Our Movements Are Strongest When Led by The Most Oppressed

Legendary activist discusses new program to teach organizing skills to today’s young radicals

Indypendent Staff Jun 10, 2016

Curtis Muhammad's lifetime of organizing began in his hometown of McComb, Mississippi in 1961.  He was 18-years-old and working with the Student Nonviolent Coordinating Committee (SNCC), a group of young civil rights activists that brought the movement directly into the lives of the poorest black farmers and laborers in the Deep South.

55 years later Muhammad’s passion for justice hasn’t dimmed.

Short version of the video:

“We are at a period of history once again where all young people who are thinking and want to see justice are rising up,” he says looking back over recent years that have seen the rise of Black Lives Matter, Occupy Wall Street, the climate justice movement and the Bernie Sanders campaign among others. 

In this video Muhammad discusses his own life experience and the need for today’s radical movements to ground themselves in the day-to- day lives of poor, dark-skinned people and develop their capacity for leading the struggle for their own liberation. Toward the end of the video Muhammad describes how the Ella Baker Organizing Fund is asking young radicals who want to learn the bottom-up organizing skills honed by SNCC to commit to a one-year internship.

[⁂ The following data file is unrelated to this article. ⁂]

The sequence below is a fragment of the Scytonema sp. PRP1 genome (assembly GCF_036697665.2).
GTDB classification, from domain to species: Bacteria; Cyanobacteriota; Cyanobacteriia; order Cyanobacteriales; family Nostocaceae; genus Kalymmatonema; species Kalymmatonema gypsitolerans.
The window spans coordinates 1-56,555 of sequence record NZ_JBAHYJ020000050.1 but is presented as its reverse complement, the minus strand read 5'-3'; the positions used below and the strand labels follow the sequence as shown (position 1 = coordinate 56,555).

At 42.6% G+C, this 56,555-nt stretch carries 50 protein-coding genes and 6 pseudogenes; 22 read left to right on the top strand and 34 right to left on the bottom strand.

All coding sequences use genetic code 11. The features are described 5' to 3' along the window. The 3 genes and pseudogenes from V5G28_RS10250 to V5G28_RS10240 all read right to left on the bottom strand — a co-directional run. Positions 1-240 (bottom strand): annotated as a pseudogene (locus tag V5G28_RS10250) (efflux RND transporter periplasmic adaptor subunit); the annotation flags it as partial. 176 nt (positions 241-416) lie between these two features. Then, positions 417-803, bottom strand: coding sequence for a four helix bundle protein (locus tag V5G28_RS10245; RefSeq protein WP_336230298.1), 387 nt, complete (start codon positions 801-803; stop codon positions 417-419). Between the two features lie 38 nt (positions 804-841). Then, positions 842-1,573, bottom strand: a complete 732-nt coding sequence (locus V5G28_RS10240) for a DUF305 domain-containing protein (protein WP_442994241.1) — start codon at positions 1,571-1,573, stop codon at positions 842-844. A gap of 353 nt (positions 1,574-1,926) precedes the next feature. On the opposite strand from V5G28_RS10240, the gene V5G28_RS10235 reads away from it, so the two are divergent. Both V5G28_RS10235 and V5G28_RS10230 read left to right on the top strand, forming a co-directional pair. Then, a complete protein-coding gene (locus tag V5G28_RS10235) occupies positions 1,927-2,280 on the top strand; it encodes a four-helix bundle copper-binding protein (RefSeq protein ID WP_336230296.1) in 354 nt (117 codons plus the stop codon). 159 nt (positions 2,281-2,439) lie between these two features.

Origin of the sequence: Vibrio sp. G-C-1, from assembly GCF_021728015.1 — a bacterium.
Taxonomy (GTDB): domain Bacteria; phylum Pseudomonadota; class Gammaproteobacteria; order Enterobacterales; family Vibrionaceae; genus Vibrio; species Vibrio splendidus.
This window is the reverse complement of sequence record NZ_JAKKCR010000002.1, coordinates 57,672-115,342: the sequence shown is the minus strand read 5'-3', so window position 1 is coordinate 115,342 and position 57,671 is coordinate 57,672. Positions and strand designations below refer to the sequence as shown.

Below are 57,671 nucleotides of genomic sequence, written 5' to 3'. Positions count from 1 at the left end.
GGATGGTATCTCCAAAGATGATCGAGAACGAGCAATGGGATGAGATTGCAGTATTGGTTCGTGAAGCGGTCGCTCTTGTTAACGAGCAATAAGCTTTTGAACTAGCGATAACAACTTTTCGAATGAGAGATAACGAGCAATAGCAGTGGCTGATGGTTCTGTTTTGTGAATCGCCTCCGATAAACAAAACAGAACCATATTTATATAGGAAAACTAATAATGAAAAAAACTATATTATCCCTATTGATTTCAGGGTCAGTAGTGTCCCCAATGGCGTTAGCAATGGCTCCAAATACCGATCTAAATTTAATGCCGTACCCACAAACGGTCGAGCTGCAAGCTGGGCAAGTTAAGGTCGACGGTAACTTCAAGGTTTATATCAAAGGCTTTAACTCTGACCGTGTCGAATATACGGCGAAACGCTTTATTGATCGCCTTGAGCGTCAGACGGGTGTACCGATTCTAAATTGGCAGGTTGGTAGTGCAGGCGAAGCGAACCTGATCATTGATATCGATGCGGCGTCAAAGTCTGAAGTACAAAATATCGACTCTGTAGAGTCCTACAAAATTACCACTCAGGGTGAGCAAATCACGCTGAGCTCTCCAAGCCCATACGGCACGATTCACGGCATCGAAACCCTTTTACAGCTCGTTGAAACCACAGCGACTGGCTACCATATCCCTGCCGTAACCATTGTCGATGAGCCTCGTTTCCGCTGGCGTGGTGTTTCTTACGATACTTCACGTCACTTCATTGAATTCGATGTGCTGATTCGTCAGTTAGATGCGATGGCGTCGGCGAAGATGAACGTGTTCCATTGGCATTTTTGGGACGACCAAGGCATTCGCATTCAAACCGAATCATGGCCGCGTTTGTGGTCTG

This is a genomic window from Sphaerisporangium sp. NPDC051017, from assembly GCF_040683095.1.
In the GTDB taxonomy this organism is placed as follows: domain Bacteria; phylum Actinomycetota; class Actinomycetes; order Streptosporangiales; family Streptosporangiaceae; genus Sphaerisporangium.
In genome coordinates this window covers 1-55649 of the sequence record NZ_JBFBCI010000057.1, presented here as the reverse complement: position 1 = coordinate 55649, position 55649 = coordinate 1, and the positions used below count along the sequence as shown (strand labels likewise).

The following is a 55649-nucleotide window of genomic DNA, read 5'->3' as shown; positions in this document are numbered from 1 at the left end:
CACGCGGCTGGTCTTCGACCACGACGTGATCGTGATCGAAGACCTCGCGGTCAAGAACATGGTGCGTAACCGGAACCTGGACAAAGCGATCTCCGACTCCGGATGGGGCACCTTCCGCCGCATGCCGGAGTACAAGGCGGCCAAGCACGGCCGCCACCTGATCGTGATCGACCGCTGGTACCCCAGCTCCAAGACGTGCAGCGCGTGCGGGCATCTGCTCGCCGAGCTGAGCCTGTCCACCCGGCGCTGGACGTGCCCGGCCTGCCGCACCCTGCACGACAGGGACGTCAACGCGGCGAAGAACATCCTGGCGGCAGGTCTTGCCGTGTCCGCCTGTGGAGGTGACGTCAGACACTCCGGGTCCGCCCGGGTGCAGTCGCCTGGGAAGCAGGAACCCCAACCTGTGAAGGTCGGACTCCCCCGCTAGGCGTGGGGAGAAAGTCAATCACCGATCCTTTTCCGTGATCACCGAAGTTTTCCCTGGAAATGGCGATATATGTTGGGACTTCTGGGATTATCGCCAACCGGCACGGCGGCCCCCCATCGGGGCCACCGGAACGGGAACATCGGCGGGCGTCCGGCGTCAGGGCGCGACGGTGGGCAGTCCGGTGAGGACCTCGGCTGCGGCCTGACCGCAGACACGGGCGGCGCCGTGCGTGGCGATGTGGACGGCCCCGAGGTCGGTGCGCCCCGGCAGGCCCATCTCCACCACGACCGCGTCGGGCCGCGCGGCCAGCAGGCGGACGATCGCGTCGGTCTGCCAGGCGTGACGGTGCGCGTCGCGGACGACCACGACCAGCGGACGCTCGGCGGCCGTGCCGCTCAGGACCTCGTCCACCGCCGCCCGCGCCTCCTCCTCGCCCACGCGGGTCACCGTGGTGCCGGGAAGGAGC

Long version of the video:

Muhammad will lead meetings at beginning and the end of the June 17-19 People’s Summit in Chicago for young people who want to find out more about this project. He will lead additional meetings during the week of protests planned for late July when the Democrats hold their national convention in Philadelphia. Please email for more information or if your group is interested in hosting a four-hour session in your community, conference or gathering.

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